4. When the assessee filed the return in response to notice under Section 148 of the Act issued for the purpose of reassessment under Section 147(b) of the Act, the assessee made a plea that in filing the return originally, development rebate in respect of Bhushan Steel Rolling Mills had been claimed at Rs. 1,26,630 and the same was allowed in the original assessment, though the assessee-company was in fact entitled to claim on the account of initial depreciation under Section 32(1)(vi). This is as per the assessee's letter dated 19-9-1979 appearing at pages 11 to 13 of the paper book. The assessee, therefore, attached a computation sheet showing the originally assessed income by order dated 26-2-1976, adding thereto development rebate amounting to Rs. 1,20,630 already allowed and from the total of Rs. 6,16,910 so arrived at deducting initial depreciation of Rs. 1,68,840 at 20 per cent of Rs. 9,44,200, being the cost of the machinery installed after 31-5-1974. The ITO considered the claim of the assessee. According to him, the assessee was not entitled to initial depreciation as claimed, because MS rods, rounds and flats are commercial articles and cannot be equated with iron and steel (metal) in the basic form. No doubt the qualities of iron and steel are retained in this process, but that will be true in the case of steel furniture, steel utensils also. It cannot be believed that iron and steel (metal) should be given such an extended meaning so as to include everything conceivable from or made of iron and steel. He gave other reasons which he has recorded in his order for not allowing the assessee the benefit of entitlements under Item 1 of the Ninth Schedule, as according to him, the assessee was not qualified for this relief. However, the ITO withdrew the development rebate allowed by him in the original assessment amounting to Rs. 1,26,630. The result was that the income originally assessed by the order dated 26-2-1976 at Rs. 4,90,280 came to be assessed at Rs. 6,16,910 with the addition of Rs. 1,26,630. This assessment was challenged in appeal before the learned Commissioner (Appeals).
5. For the assessment year 1977-78, the process of the assessment in the original proceedings was on when this issue cropped up. In a detailed order, made under Section 143(3)/144B, the ITO rejected the claim of investment allowance made under Section 32A. This Section 32A was inserted by the Finance Act, 1976 with effect from 1-4-1976. The relevant portions of this section are as under : 32A. (1) In respect of a ship or an aircraft or machinery or plant specified in Sub-section (2), which is owned by the assessee and is wholly used for the purposes of the business carried on by him, there shall, in accordance with and subject to the provisions of this section, be allowed a deduction, in respect of the previous year in which the ship or aircraft was acquired or the machinery or plant was installed or, if the ship, aircraft, machinery or plant is first put to use in the immediately succeeding previous year, then, in respect of that previous year, of a sum by way of investment allowance equal to twenty-five per cent of the actual cost of the ship, aircraft, machinery or plant to the assessee : Provided that no deduction shall be allowed under this section in respect of- (a) any machinery or plant installed in any office premises or any residential accommodation including any accommodation in the nature of a guest house; (c) any ship, machinery or plant in respect of which the deduction by way of development rebate is allowable under Section 33; and (d) any machinery or plant, the whole of the actual cost of which is allowed as a deduction (whether by way of depreciation or otherwise) in computing the income chargeable under the head 'Profits and gains of business or profession' of any one previous year.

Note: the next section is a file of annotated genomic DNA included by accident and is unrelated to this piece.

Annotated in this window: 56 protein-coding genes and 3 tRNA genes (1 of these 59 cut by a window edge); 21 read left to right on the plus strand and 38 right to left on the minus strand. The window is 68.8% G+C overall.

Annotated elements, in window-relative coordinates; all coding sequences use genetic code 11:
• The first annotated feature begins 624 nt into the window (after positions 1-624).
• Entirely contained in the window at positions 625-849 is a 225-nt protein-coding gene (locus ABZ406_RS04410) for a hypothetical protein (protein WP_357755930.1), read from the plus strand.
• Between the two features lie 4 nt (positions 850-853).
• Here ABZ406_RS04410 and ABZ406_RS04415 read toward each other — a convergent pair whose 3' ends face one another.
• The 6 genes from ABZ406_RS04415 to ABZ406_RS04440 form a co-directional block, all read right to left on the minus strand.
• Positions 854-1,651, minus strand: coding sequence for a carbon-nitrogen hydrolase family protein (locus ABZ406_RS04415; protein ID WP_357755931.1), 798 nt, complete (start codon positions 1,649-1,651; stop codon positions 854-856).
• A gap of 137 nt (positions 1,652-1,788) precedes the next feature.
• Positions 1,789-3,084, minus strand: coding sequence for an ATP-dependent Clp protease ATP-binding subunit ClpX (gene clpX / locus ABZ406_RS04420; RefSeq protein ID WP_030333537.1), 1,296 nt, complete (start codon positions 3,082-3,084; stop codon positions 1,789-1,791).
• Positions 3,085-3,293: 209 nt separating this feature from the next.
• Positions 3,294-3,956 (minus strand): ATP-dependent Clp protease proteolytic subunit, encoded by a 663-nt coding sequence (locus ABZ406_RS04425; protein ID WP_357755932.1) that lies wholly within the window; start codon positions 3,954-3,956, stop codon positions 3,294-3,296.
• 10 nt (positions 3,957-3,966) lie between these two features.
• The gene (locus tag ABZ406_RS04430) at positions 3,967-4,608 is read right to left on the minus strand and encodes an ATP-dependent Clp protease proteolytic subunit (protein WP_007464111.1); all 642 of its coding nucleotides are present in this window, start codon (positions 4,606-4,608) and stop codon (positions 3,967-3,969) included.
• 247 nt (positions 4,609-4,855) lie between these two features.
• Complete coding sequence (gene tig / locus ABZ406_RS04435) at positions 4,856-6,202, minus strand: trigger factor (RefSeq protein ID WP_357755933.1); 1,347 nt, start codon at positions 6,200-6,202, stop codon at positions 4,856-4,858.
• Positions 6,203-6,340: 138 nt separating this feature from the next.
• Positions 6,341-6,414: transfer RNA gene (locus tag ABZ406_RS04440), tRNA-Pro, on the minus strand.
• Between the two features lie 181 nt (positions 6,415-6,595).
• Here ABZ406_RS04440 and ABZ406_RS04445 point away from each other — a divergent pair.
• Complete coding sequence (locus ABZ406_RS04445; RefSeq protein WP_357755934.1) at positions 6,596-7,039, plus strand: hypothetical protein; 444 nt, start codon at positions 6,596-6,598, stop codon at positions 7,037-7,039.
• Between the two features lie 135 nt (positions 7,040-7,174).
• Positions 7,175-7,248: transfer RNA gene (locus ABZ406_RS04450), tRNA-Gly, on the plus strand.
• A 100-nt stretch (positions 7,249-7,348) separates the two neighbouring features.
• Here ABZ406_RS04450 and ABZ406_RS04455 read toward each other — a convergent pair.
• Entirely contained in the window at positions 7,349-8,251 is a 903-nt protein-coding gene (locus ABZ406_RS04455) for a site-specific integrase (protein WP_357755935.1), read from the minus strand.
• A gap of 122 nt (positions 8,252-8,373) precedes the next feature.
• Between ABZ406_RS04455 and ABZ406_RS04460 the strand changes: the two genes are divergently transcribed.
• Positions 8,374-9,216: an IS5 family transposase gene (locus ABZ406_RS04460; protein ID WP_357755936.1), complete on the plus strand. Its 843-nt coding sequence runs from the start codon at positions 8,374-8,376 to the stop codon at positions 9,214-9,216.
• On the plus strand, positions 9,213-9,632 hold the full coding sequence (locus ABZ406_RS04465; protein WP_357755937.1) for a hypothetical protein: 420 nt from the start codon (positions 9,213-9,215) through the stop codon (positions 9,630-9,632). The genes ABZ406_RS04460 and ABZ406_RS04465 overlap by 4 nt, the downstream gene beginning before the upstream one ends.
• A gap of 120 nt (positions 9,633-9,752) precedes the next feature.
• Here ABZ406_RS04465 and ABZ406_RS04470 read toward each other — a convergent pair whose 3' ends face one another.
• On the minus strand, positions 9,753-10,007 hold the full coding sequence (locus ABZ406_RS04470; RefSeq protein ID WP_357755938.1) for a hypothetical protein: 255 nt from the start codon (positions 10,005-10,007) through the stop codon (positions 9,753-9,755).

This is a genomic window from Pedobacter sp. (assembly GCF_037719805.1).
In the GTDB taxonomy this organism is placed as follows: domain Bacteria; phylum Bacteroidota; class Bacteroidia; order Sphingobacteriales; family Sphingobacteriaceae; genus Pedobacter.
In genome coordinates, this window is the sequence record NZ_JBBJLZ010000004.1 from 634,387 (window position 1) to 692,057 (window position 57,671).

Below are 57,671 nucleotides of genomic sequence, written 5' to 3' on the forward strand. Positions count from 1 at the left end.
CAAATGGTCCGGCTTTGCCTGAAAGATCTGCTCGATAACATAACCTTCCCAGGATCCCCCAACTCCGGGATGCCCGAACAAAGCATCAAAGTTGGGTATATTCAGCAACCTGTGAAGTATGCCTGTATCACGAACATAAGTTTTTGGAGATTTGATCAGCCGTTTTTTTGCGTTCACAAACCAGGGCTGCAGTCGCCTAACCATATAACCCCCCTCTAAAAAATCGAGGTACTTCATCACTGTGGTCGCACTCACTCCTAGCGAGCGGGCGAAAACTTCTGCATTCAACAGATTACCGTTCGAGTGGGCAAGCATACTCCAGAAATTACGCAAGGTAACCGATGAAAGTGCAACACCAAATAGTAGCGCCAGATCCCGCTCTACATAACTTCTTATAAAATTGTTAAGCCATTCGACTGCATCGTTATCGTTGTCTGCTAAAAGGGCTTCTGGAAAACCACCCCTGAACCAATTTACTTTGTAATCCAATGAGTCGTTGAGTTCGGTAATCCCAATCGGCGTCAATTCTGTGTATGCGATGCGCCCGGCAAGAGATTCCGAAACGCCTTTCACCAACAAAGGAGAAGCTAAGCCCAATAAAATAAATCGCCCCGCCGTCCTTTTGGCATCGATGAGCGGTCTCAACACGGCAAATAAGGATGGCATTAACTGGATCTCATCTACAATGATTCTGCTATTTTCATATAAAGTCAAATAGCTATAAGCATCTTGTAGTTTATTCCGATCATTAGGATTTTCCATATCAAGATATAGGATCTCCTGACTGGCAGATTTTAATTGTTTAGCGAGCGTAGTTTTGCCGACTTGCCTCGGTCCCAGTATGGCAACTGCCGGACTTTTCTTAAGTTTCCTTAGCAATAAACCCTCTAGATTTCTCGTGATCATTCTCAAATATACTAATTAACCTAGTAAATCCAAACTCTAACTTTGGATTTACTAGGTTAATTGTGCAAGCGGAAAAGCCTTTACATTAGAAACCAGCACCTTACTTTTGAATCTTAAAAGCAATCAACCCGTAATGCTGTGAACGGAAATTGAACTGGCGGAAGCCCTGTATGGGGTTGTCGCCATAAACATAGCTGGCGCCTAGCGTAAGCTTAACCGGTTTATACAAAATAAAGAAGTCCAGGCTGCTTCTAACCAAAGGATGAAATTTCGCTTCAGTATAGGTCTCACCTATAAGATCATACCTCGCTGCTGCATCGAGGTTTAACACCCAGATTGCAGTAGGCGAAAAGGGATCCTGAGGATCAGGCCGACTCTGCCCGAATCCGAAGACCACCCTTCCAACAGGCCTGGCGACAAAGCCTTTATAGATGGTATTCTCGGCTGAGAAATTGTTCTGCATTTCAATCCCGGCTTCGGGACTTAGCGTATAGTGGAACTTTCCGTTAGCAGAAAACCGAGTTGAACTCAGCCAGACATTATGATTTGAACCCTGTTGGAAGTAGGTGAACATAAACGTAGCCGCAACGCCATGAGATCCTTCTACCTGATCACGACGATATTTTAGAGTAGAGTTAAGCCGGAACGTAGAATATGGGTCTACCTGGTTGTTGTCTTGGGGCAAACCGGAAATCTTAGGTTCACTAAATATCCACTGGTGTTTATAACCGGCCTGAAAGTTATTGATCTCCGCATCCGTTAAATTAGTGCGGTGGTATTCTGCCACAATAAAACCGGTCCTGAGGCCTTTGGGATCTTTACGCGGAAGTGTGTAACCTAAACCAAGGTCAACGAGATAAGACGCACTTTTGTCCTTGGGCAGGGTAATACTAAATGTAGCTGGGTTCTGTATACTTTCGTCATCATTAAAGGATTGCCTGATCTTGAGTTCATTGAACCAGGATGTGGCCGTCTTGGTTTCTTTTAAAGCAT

(2) The ship or aircraft or machinery or plant referred to in Sub-section (1) shall be the following, namely :- (a) a new ship or new aircraft acquired after the 31st day of March, 1976, by an assessee engaged in the business of operation of ships or aircraft; (b) any new machinery or plant installed after 31st day of March, 1976; (i) for the purposes of business of generation or distribution of electricity or any other form of power; or (ii) in a small-scale industrial undertaking for the purposes of business of manufacture or production of any article or thing; or (iii) in any other industrial undertaking for the purposes of business of construction, manufacture or production of any article or thing, not being an article or thing specified in the list in the Eleventh Schedule.